Life is not portioned out in three-yearly cycles.
Take Heremaia Parata, for instance. He went to war with the 28th Battalion – the Māori Battalion – and endured experiences beyond modern comprehension. The 28th fought Germans face to face in frenzied bayonet attacks, suffered through desert heat in North Africa, freezing weather in Italy; watched as bombs turned ancient masonry and modern humans to dust; till finally, the battalion, including a wounded Parata, was disbanded, sent home. World War II was over, but life went on.
These days, Te Toma Parata cries during Anzac ceremonies when her dad’s old company is called out. As she gets older, for reasons she can’t quite fathom, she feels his memory more keenly.
Heremaia Parata died at the age of 63 – much younger than both his parents. He was lucky to return alive from service, Te Toma Parata said, musing about her health experiences over the years, but his injuries shortened his life.
‘The hospice nurse was like, ‘Man, you’d make a good nurse,’ and I thought, ‘Maybe I can do this’.
Māori have always given much, but we were left with the worst health of any ethnicity in Aotearoa. The ultimate embodiment of this inequity is that we die on average about seven years earlier than the general population. That’s two whole elections we miss out on.
With the latest vote looming, I spoke to everyday Māori people about what health means to them as the timer gets reset again.
Parata (Te Whānau-ā-Apanui) is a health and safety officer with Te Wānanga o Aotearoa in Porirua.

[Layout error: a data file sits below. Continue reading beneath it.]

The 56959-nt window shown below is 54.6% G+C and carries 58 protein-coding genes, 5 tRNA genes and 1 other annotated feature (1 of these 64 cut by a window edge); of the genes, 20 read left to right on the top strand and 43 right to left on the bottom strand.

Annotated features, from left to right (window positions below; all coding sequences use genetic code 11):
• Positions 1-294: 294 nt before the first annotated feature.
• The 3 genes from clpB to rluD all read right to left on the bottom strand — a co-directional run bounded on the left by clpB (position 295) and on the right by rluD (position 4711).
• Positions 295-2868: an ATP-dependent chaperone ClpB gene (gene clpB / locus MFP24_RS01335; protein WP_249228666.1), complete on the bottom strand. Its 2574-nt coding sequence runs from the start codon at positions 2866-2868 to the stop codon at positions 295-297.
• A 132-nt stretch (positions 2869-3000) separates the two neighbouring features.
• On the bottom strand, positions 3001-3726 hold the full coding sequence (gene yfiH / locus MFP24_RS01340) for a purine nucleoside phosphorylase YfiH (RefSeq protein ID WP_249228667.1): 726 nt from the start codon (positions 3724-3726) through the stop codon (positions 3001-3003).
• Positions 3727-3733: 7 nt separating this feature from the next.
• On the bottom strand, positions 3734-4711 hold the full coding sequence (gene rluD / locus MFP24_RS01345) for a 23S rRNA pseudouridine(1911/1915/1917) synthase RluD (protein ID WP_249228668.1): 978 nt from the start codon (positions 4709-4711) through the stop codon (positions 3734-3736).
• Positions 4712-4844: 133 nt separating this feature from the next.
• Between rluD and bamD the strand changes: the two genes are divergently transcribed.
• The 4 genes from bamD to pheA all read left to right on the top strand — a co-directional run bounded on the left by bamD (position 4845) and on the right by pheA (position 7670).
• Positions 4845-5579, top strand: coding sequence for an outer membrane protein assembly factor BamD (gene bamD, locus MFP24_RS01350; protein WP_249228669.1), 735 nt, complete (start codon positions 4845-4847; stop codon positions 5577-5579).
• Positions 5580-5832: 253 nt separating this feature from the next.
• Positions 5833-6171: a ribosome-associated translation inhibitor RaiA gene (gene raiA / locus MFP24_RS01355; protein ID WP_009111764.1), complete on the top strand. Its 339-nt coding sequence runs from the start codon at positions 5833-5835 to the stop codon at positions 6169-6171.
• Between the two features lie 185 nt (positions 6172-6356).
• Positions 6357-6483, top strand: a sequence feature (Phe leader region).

“He hōia taku Pāpā i roto i te rua-tekau-mā-waru. I hoki mai ia, mai i tā wāhi, and of course he’s depressed, he’s oppressed, his mates died there. He was wounded.”
Her dad wasn’t keen to hear te reo in their home when Parata was growing up (she mostly learned and spoke it elsewhere), but tikanga was deeply embedded in life from the many koroua and kuia still alive back then.
TTP: There wasn’t a doctor always around, so . . . he aha te rongoā hei whakaora i a rātou? (what was their medicine?)
JM: Tērā pea, ko te rongoā ko te noho i roto i te ao Māori, me ōna tikanga, me tōna reo? (The Māori culture, language and tikanga, perhaps?)
TTP: Probably. Nowadays, our people are getting cancers straight away, they’re getting diabetes straight away, arthritis. Nō hea ēnei mauiuitanga? Nō hea? (Where do these illnesses come from?)
The system is “āhua pai – kāore i te kino, engari he āhua pai [noa]” (just adequate). Improvement would come from understanding the Māori world better, Parata said. “Ako i te tikanga, kia mōhio ai.”
Health knowledge is power for graduate registered nurse Anna Clarke (Te Aupouri, Ngāi Takoto, Ngāti Kahu ki Whangaroa, Te Rarawa) who lives and works in Whangārei.
She just wishes her understanding came sooner.
‘For me personally, I think it needs to start at student level. Because right now it’s terrible.’
Growing up, Clarke always wanted to be a nurse, but she never thought she was smart enough. So she left secondary school and “had a whole life”, working 15 years as a hairdresser before realising that she wanted to do more. The resolve came after she helped her grandmother, Ana Jean Vaioleti, through her final days in hospice care.
“The hospice nurse was like, ‘Man, you’d make a good nurse,’ and I thought, ‘Maybe I can do this.’ ”